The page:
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Woman's efforts to
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placeholder May 22, 2017   •   VOL. 55, NO. 10   •   Oakland, CA
Remembrance/Estate Planning

Woman's efforts to change will without lawyer backfire

Jeffrey S. Hall

Just as making a will without the help of a qualified attorney can be dangerous, trying to change an existing will on your own can fail as well. A recent court decision in California serves as a cautionary reminder to anyone thinking of altering their estate plan on their own.

In 2006 Barbara Jones executed a will that gave half of her property to a former employee of hers, Laura Clark. Jones' grandson, Thomas Zackery, received a lesser share.

Two years later, in 2008, Jones allegedly attempted to change her 2006 will by marking up a photocopy of it and writing her initials next to each change and signing and dating the bottom of each page. She allegedly wrote on top of the 2008 photocopy, "[t]he Will dated January 19, 2006 is void and to be replace[d] with this and all written in changes."

Among the changes was that Zackery would replace Clark as the beneficiary of half of Jones' estate. In 2010, Jones allegedly attempted to execute another will using a form she obtained online from a popular do-it-yourself television commercial (with pretty actors who aren't lawyers). This document named Zackery as her only beneficiary.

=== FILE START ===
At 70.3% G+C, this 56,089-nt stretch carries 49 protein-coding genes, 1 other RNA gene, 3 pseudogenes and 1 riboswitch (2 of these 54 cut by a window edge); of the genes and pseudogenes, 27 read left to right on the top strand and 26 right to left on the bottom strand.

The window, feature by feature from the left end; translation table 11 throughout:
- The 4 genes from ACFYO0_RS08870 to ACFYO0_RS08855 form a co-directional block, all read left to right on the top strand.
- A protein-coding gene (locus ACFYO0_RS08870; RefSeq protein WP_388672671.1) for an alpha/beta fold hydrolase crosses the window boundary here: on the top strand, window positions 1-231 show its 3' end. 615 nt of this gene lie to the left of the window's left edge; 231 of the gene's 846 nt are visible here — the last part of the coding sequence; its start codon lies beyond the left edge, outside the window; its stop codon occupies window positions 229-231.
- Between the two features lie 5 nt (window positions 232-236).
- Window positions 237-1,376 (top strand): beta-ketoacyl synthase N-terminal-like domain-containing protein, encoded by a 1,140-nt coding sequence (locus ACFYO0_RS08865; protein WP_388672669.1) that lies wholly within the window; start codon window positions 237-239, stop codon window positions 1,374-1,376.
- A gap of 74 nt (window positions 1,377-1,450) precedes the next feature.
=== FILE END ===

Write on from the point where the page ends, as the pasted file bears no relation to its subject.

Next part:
After Jones' death in 2013, the probate court had to decide which of the three wills should be followed. Zackery contended that the 2010 document was a valid will, while Clark argued for the 2006 will. The probate court ruled that the 2008 photocopy and the 2010 downloaded document were invalid because they did not comply with the state's requirements for a valid will, which include that the will must be signed by at least two witnesses. The court held that although Jones probably intended to revoke the 2006 will, she did not do so successfully. Zackery appealed, arguing that Jones clearly intended to revoke the 2006 will and that the 2010 document was valid.

On Aug. 17, 2015, the Court of Appeals of California agreed with the lower court that the 2006 will should be the one admitted to probate. The court ruled that only an original will, not a photocopy, can be revoked. The court also agreed with the lower court that the 2010 document had not been validly executed. This is a common consequence when the public buy legal documents from non-lawyer TV trust-mills, although the actors in their commercials are often very handsome or pretty. At the end of the day, you need a real lawyer.

If Jones did change her mind and decided she wanted her grandson to inherit her estate, the fact that she didn't do it properly meant that far from helping her grandson, she cost him a tidy sum in legal fees.

People change their minds, and circumstances can change as well — marriage, divorce, the birth of children — and estate plans need to be revised along with these changes.

(Make an appointment with estate planning attorney Jeffrey Hall Inc. at 925-230-9002 or go to www.HallLawGroup.com. Hall offers a free 30-minute consultation at either his Pleasant Hill or Benicia office.)

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